Outlander (2014–…): Season 5, Episode 2 - Between Two Fires - full transcript

As Jamie continues to hunt Murtagh with the aid of the zealous Lieutenant Hamilton Knox, he's forced to consider whether or not he's on the right side of history.

There have been sightings
of Bonnet in the Province.

His name was Otter Tooth.

He talked of war,

warning us of our future.

And they began to believe
he was possessed.

JAMIE: Any man choosing
to settle with me

will receive 100 acres.

Good luck to you, Mr. Fraser.

Do you not want 100 acres

for yourself
and your family?

I thank you, but no.

The time has come for you
to fulfill your oath

both to the crown and to me.

Lieutenant Knox and his men
will remain to assist you.

If Tryon wants his Scot,
I'll give him his Scot.

Stand by my hand,
Roger, captain.


I know you stay because of

the vow you made to my mother.

I release you from it.

Be hard to find.







Unhand me!

Get off of me!




Show mercy!

I'm begging you, please!


Where was the mercy

when the good folks
here abouts begged for it?


And you are justice
of the peace.

Where was it, eh?

When you painted them
as criminals?


When they couldn't
pay their taxes?


Go to it, lads.



CHOIR: ♪ Sing me a song ♪

♪ Of a lass that is gone ♪

♪ Say, could that lass ♪

♪ Be I? ♪

♪ Merry of soul ♪

♪ She sailed on a day ♪

♪ Over the sea ♪

♪ To Skye ♪

♪ Billow and breeze ♪

♪ Islands and seas ♪

♪ Mountains of rain and sun ♪

♪ All that was good ♪

♪ All that was fair ♪

♪ All that was me ♪

♪ Is gone ♪

♪ Sing me a song ♪

♪ Of a lass that is gone ♪

♪ Say, could that lass ♪

♪ Be I? ♪

♪ Merry of soul ♪

♪ She sailed on a day ♪

♪ Over the sea ♪

♪ To Skye ♪


WOMAN: ♪ Sing me a song ♪

♪ Of a lass ♪

♪ That is gone ♪

♪ Say could that lass ♪

♪ Be I ♪






Help us, please!

Mistress Farrish,
what has happened?

FARRISH: Hurry, please!

Please, he canna breathe!

He's at death's door.

MAN: Quickly.

Mama, something's wrong
with Mr. Farrish.

Here, Marsali.
Clear this off.

Lay him down on the table.


Brianna, get me a pillow.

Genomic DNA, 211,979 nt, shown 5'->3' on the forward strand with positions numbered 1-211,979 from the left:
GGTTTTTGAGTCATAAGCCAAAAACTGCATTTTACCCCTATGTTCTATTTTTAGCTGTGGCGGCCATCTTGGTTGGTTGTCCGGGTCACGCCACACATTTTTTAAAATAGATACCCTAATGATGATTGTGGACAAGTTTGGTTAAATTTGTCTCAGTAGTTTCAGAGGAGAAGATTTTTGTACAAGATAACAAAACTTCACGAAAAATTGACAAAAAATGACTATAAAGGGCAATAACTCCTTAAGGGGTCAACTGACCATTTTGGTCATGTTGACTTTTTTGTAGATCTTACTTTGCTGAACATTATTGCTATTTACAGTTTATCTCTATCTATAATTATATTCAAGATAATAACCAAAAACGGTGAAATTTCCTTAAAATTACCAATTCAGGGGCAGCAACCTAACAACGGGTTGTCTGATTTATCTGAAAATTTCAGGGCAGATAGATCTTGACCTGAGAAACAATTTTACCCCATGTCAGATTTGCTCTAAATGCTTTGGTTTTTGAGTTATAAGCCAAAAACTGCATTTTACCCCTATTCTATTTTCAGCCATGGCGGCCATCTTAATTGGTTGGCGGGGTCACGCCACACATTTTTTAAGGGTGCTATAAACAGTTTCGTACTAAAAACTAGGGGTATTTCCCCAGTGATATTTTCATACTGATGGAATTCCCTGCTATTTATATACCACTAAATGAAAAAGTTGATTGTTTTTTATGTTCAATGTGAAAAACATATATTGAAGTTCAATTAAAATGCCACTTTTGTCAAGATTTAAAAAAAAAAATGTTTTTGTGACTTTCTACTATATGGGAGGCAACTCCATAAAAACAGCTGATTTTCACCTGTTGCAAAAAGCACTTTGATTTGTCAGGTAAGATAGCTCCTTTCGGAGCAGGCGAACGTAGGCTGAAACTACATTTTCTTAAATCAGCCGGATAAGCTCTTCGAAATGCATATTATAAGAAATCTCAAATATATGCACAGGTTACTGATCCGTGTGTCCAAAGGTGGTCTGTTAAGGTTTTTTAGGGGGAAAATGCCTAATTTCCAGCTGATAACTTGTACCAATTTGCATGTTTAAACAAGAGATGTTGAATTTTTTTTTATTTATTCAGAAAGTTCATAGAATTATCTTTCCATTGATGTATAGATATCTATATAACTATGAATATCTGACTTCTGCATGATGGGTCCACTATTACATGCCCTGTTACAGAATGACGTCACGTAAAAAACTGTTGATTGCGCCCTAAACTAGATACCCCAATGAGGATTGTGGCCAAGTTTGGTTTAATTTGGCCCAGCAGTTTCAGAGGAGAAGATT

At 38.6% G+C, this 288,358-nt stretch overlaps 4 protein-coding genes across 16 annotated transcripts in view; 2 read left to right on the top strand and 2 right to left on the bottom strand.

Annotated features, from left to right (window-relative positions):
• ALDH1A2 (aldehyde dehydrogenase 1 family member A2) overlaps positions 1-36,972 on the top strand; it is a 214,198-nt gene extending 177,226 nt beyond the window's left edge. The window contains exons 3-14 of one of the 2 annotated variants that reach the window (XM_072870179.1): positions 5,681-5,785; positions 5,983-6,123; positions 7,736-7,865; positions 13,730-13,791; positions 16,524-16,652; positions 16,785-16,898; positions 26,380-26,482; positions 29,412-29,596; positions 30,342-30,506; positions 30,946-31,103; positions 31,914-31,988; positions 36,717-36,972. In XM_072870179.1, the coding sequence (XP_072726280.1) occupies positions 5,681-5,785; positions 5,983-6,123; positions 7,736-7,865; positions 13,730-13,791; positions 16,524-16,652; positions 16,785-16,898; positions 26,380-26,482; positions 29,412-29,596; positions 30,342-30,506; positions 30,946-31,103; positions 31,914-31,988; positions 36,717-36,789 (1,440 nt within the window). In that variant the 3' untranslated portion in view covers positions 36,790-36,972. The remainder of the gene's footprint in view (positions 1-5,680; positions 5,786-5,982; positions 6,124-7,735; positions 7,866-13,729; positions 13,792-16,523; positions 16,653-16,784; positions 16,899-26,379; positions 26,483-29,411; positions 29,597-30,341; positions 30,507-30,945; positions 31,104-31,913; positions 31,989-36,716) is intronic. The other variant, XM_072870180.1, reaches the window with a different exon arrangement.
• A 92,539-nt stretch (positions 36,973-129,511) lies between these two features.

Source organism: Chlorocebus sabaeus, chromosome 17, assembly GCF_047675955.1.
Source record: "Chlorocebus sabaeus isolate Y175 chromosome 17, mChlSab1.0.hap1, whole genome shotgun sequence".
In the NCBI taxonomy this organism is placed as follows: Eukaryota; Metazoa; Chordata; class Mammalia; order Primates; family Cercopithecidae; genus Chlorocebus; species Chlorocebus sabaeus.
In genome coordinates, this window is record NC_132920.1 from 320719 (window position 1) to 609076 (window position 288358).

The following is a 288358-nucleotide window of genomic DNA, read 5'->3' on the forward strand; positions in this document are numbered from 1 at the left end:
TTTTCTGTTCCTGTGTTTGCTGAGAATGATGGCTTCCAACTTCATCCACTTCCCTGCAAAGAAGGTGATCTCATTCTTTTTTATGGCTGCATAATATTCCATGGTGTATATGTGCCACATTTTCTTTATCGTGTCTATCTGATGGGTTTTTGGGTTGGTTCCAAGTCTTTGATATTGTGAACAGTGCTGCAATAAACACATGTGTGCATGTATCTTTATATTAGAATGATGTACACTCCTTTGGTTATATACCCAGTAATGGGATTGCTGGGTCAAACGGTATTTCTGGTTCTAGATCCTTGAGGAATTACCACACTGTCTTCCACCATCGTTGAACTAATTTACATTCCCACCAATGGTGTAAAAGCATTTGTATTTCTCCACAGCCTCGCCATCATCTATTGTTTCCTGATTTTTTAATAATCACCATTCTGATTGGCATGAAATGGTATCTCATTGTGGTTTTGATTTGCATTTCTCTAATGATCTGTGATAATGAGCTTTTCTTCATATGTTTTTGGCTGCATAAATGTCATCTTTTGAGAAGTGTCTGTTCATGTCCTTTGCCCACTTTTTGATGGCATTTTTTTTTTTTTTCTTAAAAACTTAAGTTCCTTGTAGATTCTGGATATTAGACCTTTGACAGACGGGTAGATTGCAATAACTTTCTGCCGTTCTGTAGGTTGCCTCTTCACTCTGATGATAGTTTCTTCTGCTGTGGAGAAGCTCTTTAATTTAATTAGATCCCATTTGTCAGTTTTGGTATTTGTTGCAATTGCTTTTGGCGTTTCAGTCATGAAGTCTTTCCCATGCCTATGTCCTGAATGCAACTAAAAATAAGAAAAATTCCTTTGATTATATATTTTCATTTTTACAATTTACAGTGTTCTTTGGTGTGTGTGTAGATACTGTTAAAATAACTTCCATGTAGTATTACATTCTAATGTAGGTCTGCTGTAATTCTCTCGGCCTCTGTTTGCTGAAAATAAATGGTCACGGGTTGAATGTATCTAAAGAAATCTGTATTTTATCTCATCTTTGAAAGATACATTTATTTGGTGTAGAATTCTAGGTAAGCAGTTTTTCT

- FARRISH: Oh, Lord.

Oh, my Lord.

I canna believe that
'tis come to this.

I've been letting his blood.

I've given him purgatives.
What more could I have done?

Mrs. Bug, get me a bowl
of cold water, please.

Need to cool him down.



Mr. Farrish,
is it your stomach?


Like a knife to my gut.


Lie still.
Lie still.


You gave him purgatives?

How long ago,
and what, exactly?

Uh, two days ago,
his belly was swollen

and he couldn't eat,

so I gave him some
calomel powder

to rid him of noxious matter.

But he got worse,
so you tried blood-letting.

Aye, and some Blue Mass pills.


Does he need more blood let?



I'm sorry.

There's nothing more
I can do, Mrs. Farrish.


You can't help him?

Come, let us leave them.

I'm so sorry.






The governor shared
your dispatches with me.

You'll not take offense,
I hope.

He merely wanted me
to know the lay of the land.


The ground you've trodden
in your search for Fitzgibbons.


He, uh... he merely wanted ye

to get the measure
of the sort of man I am.



Did ye arrive at an opinion?


A man I am pleased
to break bread with.

An industrious man,

Your efforts to cultivate
the land Tryon granted you

are confirmation of your
loyalty to King and country.

You've brought men
and women together.

And your gathering
was proof of that.

Thank ye.

I, uh...

I'll be sure to mention
the affable Lieutenant

in my next dispatch.

I can only hope
one day to be granted

a parcel of land that's half
as prosperous as yours.

Perhaps when we catch
Fitzgibbons and see him hanged.

Perhaps then the governor
would be so kind.




- Charming.

These backcountry folk are not
much for manners, are they?

It's only civility
that keeps us all

from killing one another.

No time for manners when
ye've a family to feed.

Maybe you should be glad
he only spat at us.

I have to disagree.

There's always a need
to respect his Majesty's army.

Life's under no obligation
to give us what we expect.

We should take what is offered
and be thankful

it's no worse than it is.

Men like you and me
offer protection

to ensure that
it isn't any worse.

Appears he doesna share your
beliefs in the matter.


And what are your beliefs
in the matter?


Are ye taking notes
for yer own dispatches?

Recording my words
for posterity?

No, but if I were?

Then I would have
to agree with ye.


You and I united in our aim

of offering protection to those
we've sworn to defend.

I admire a man who puts duty
and honor above all else.

Then ye admire a man
who'd rather starve

than dishonor
his own conscience?

Do I detect some sympathy there
for the Regulators,

Colonel Fraser?

I have sympathy for any man

who canna afford to eat,

and yer generosity of coin
tells me ye have some as well.

I do believe it is right
to give to those in need.

Well, I suppose
it is reasonably true

that there is never
a convenient time

for death or taxes.

Now, do I detect some sympathy

with the Regulators,


The Regulators have been
rioting Hillsborough.

Are there any wounded?

RONNIE: Aye, a few,